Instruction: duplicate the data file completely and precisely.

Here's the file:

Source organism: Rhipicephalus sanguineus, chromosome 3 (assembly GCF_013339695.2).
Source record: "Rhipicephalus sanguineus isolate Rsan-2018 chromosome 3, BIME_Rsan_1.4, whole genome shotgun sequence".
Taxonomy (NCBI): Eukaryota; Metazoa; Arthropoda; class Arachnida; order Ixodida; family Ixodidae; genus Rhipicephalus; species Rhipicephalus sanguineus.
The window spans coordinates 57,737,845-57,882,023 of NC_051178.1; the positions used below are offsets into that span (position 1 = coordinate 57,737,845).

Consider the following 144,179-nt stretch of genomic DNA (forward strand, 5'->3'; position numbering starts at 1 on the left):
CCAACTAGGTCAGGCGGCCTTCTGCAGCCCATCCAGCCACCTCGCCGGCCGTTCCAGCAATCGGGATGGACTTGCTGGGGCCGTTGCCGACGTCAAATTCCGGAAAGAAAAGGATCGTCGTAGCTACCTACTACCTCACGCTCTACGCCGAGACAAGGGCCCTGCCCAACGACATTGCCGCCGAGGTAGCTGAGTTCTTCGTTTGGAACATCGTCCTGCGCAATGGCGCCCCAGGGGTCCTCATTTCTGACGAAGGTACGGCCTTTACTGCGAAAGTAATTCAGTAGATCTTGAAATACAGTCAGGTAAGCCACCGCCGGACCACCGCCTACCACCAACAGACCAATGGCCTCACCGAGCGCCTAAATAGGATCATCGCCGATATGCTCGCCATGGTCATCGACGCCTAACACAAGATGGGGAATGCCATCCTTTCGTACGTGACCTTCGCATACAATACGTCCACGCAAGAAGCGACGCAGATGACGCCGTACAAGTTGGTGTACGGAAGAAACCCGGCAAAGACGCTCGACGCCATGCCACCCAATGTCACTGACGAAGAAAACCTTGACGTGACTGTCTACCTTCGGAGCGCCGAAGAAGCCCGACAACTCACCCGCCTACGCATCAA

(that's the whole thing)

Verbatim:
Source organism: Rhipicephalus sanguineus, chromosome 3 (assembly GCF_013339695.2).
Source record: "Rhipicephalus sanguineus isolate Rsan-2018 chromosome 3, BIME_Rsan_1.4, whole genome shotgun sequence".
Taxonomy (NCBI): Eukaryota; Metazoa; Arthropoda; class Arachnida; order Ixodida; family Ixodidae; genus Rhipicephalus; species Rhipicephalus sanguineus.
The window spans coordinates 57,737,845-57,882,023 of NC_051178.1; the positions used below are offsets into that span (position 1 = coordinate 57,737,845).

Consider the following 144,179-nt stretch of genomic DNA (forward strand, 5'->3'; position numbering starts at 1 on the left):
CCAACTAGGTCAGGCGGCCTTCTGCAGCCCATCCAGCCACCTCGCCGGCCGTTCCAGCAATCGGGATGGACTTGCTGGGGCCGTTGCCGACGTCAAATTCCGGAAAGAAAAGGATCGTCGTAGCTACCTACTACCTCACGCTCTACGCCGAGACAAGGGCCCTGCCCAACGACATTGCCGCCGAGGTAGCTGAGTTCTTCGTTTGGAACATCGTCCTGCGCAATGGCGCCCCAGGGGTCCTCATTTCTGACGAAGGTACGGCCTTTACTGCGAAAGTAATTCAGTAGATCTTGAAATACAGTCAGGTAAGCCACCGCCGGACCACCGCCTACCACCAACAGACCAATGGCCTCACCGAGCGCCTAAATAGGATCATCGCCGATATGCTCGCCATGGTCATCGACGCCTAACACAAGATGGGGAATGCCATCCTTTCGTACGTGACCTTCGCATACAATACGTCCACGCAAGAAGCGACGCAGATGACGCCGTACAAGTTGGTGTACGGAAGAAACCCGGCAAAGACGCTCGACGCCATGCCACCCAATGTCACTGACGAAGAAAACCTTGACGTGACTGTCTACCTTCGGAGCGCCGAAGAAGCCCGACAACTCACCCGCCTACGCATCAA